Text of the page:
The first day back on the road after a brief interlude of buffet breakfasts and silky sheets can be a little difficult, especially when it looks like rain. As we wheeled out of the Hotel Anna parking lot Tara was more than a little wistful. I was mostly excited for another round of cave-hunting. Thankfully we managed to avoid the rain and it didn't take long to get back into our groove.
The sun came out as we pedaled through yet more of the captivating Romanian landscapes we've come to know and love: green fields and hills, rivers, woods, wells everywhere and pastures aplenty. Old people tilling their earth, shepherds tending their flocks, dogs running around everywhere. A world teaming with simple, respectable, down to earth living.
We encountered some odd characters today, both noting that people seem to be getting a little weirder as we move eastward. For example, we passed a few men sitting by the side of the road this afternoon with dark, craggy faces, weathered clothes and eyes transfixed in thousand yard stares. Our hellos and bun?s were met with silence, their faces not even registering the slightest bit of recognition that we'd spoken to them.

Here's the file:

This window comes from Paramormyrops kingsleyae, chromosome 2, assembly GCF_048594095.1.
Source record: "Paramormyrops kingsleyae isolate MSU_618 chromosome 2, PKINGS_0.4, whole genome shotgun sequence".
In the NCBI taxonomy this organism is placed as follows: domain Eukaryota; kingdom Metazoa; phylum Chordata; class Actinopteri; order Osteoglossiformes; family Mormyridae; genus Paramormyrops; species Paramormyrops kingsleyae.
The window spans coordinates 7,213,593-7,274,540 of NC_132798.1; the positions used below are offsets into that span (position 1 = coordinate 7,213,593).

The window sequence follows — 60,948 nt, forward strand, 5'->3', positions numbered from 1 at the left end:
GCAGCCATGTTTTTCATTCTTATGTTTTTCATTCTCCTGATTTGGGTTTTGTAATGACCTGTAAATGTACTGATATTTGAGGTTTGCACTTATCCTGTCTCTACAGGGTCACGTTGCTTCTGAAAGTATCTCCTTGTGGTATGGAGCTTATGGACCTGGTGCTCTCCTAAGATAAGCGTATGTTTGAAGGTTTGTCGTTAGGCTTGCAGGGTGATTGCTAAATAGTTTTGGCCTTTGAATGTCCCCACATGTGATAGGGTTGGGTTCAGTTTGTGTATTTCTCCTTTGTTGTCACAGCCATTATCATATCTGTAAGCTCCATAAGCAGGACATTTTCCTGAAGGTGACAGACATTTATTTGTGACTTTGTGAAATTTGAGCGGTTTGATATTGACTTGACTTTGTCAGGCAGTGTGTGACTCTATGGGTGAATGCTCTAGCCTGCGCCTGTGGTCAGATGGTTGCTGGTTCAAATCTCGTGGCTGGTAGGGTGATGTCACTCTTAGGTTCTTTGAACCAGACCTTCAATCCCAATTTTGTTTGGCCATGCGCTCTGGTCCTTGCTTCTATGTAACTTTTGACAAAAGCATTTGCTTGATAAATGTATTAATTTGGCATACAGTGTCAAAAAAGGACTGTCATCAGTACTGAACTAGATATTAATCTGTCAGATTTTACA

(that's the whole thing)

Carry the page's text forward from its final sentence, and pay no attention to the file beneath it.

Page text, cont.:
In fact their faces showed nothing at all. They were devoid of body language of any kind, sitting entirly motionless. It wasn't as though they were being unfriendly either, they were just …vacant, as though occupying a different space and time. One of them was so ominous to Tara that she gave him a good five-foot berth while she passed. Maybe these are the steely gazes we were warned to expect everywhere? I feel doubtful.
Not far from our destination in the town of Polvragi we heard a great flapping racket and pulled over to investigate. There, on the side of the road, we witnessed a gaggle of geese quacking and honking and flailing around in a whirlwind of fury.
This guy was stuck behind a fence and clearly none-too-pleased about his inability to join in squabble. When I tried to snap his picture through the slats of his wooden barrier, he hissed violently at me, tongue lolling out of his open mouth as he ran towards the fence, head weaving around like a lunatic. Whoa. I didn't even know geese could hiss. By the time I pulled out our recorder, the racket had died down. I did manage to capture a hiss though!
It is good to be back on the road, meeting interesting animals, cave hunting, playing hide-and-seek, cooking in the wilderness, climbing trees and camping in a tent with the love of my life. How are these my days? I can hardly fathom it at times. The countless hours of planning and what felt like endless hours of work to make this happen have been repaid overflowing.